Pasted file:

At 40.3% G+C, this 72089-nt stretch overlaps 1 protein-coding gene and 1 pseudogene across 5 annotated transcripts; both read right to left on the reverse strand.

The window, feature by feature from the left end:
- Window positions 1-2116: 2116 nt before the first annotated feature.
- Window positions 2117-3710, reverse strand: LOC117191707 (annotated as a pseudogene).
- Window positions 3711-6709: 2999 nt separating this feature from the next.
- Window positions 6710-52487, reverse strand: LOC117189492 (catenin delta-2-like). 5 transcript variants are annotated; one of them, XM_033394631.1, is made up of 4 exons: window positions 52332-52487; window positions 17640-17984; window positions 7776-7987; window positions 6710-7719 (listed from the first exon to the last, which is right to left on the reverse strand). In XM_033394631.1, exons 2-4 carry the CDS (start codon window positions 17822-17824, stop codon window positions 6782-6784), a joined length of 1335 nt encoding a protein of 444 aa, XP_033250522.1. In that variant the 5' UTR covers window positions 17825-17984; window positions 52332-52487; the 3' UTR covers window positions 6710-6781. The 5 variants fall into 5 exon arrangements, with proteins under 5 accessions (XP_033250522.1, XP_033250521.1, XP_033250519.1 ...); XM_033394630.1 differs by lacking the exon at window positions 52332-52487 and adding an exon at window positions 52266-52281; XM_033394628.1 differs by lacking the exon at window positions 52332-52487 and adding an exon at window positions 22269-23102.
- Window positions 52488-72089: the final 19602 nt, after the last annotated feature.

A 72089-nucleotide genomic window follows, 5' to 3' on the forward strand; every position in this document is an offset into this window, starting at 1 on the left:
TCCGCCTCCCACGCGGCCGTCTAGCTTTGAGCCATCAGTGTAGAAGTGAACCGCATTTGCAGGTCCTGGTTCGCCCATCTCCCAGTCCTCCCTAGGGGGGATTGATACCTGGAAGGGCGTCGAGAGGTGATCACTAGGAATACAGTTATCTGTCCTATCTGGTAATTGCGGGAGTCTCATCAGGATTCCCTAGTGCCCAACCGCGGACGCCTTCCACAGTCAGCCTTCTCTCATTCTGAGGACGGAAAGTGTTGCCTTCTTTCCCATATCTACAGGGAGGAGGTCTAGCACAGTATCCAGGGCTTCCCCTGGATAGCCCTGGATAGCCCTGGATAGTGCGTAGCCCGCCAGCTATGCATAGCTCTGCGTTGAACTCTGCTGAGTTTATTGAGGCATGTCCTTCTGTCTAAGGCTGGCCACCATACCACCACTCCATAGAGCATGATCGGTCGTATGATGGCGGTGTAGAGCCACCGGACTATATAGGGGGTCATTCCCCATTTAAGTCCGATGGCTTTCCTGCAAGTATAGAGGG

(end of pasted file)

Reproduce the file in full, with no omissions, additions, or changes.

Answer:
At 40.3% G+C, this 72089-nt stretch overlaps 1 protein-coding gene and 1 pseudogene across 5 annotated transcripts; both read right to left on the reverse strand.

The window, feature by feature from the left end:
- Window positions 1-2116: 2116 nt before the first annotated feature.
- Window positions 2117-3710, reverse strand: LOC117191707 (annotated as a pseudogene).
- Window positions 3711-6709: 2999 nt separating this feature from the next.
- Window positions 6710-52487, reverse strand: LOC117189492 (catenin delta-2-like). 5 transcript variants are annotated; one of them, XM_033394631.1, is made up of 4 exons: window positions 52332-52487; window positions 17640-17984; window positions 7776-7987; window positions 6710-7719 (listed from the first exon to the last, which is right to left on the reverse strand). In XM_033394631.1, exons 2-4 carry the CDS (start codon window positions 17822-17824, stop codon window positions 6782-6784), a joined length of 1335 nt encoding a protein of 444 aa, XP_033250522.1. In that variant the 5' UTR covers window positions 17825-17984; window positions 52332-52487; the 3' UTR covers window positions 6710-6781. The 5 variants fall into 5 exon arrangements, with proteins under 5 accessions (XP_033250522.1, XP_033250521.1, XP_033250519.1 ...); XM_033394630.1 differs by lacking the exon at window positions 52332-52487 and adding an exon at window positions 52266-52281; XM_033394628.1 differs by lacking the exon at window positions 52332-52487 and adding an exon at window positions 22269-23102.
- Window positions 52488-72089: the final 19602 nt, after the last annotated feature.

A 72089-nucleotide genomic window follows, 5' to 3' on the forward strand; every position in this document is an offset into this window, starting at 1 on the left:
TCCGCCTCCCACGCGGCCGTCTAGCTTTGAGCCATCAGTGTAGAAGTGAACCGCATTTGCAGGTCCTGGTTCGCCCATCTCCCAGTCCTCCCTAGGGGGGATTGATACCTGGAAGGGCGTCGAGAGGTGATCACTAGGAATACAGTTATCTGTCCTATCTGGTAATTGCGGGAGTCTCATCAGGATTCCCTAGTGCCCAACCGCGGACGCCTTCCACAGTCAGCCTTCTCTCATTCTGAGGACGGAAAGTGTTGCCTTCTTTCCCATATCTACAGGGAGGAGGTCTAGCACAGTATCCAGGGCTTCCCCTGGATAGCCCTGGATAGCCCTGGATAGTGCGTAGCCCGCCAGCTATGCATAGCTCTGCGTTGAACTCTGCTGAGTTTATTGAGGCATGTCCTTCTGTCTAAGGCTGGCCACCATACCACCACTCCATAGAGCATGATCGGTCGTATGATGGCGGTGTAGAGCCACCGGACTATATAGGGGGTCATTCCCCATTTAAGTCCGATGGCTTTCCTGCAAGTATAGAGGG